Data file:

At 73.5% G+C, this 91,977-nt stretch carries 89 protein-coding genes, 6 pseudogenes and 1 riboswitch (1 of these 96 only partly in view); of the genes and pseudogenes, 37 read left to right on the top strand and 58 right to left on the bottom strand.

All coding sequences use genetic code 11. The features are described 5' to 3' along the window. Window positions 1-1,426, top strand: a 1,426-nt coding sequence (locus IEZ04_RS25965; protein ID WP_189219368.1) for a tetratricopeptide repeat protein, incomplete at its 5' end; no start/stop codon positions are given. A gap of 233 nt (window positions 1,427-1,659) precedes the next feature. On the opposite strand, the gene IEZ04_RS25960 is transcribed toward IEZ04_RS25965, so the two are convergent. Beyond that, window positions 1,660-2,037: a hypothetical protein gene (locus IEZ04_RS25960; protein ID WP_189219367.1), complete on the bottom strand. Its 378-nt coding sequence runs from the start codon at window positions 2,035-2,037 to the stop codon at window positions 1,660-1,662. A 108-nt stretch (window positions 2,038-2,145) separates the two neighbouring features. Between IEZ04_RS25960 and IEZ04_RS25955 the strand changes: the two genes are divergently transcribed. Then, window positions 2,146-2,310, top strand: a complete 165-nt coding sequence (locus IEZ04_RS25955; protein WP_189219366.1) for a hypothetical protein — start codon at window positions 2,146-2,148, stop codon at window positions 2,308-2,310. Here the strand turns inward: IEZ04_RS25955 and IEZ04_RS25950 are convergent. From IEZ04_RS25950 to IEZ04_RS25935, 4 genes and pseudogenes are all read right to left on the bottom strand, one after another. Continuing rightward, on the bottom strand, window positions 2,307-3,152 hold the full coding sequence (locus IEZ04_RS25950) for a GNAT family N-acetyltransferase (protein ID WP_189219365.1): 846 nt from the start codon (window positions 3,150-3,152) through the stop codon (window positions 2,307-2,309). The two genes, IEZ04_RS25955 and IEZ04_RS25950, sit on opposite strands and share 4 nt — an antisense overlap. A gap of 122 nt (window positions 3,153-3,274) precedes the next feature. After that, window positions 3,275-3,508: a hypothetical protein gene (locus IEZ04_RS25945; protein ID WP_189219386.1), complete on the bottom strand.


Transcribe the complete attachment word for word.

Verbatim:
At 73.5% G+C, this 91,977-nt stretch carries 89 protein-coding genes, 6 pseudogenes and 1 riboswitch (1 of these 96 only partly in view); of the genes and pseudogenes, 37 read left to right on the top strand and 58 right to left on the bottom strand.

All coding sequences use genetic code 11. The features are described 5' to 3' along the window. Window positions 1-1,426, top strand: a 1,426-nt coding sequence (locus IEZ04_RS25965; protein ID WP_189219368.1) for a tetratricopeptide repeat protein, incomplete at its 5' end; no start/stop codon positions are given. A gap of 233 nt (window positions 1,427-1,659) precedes the next feature. On the opposite strand, the gene IEZ04_RS25960 is transcribed toward IEZ04_RS25965, so the two are convergent. Beyond that, window positions 1,660-2,037: a hypothetical protein gene (locus IEZ04_RS25960; protein ID WP_189219367.1), complete on the bottom strand. Its 378-nt coding sequence runs from the start codon at window positions 2,035-2,037 to the stop codon at window positions 1,660-1,662. A 108-nt stretch (window positions 2,038-2,145) separates the two neighbouring features. Between IEZ04_RS25960 and IEZ04_RS25955 the strand changes: the two genes are divergently transcribed. Then, window positions 2,146-2,310, top strand: a complete 165-nt coding sequence (locus IEZ04_RS25955; protein WP_189219366.1) for a hypothetical protein — start codon at window positions 2,146-2,148, stop codon at window positions 2,308-2,310. Here the strand turns inward: IEZ04_RS25955 and IEZ04_RS25950 are convergent. From IEZ04_RS25950 to IEZ04_RS25935, 4 genes and pseudogenes are all read right to left on the bottom strand, one after another. Continuing rightward, on the bottom strand, window positions 2,307-3,152 hold the full coding sequence (locus IEZ04_RS25950) for a GNAT family N-acetyltransferase (protein ID WP_189219365.1): 846 nt from the start codon (window positions 3,150-3,152) through the stop codon (window positions 2,307-2,309). The two genes, IEZ04_RS25955 and IEZ04_RS25950, sit on opposite strands and share 4 nt — an antisense overlap. A gap of 122 nt (window positions 3,153-3,274) precedes the next feature. After that, window positions 3,275-3,508: a hypothetical protein gene (locus IEZ04_RS25945; protein ID WP_189219386.1), complete on the bottom strand.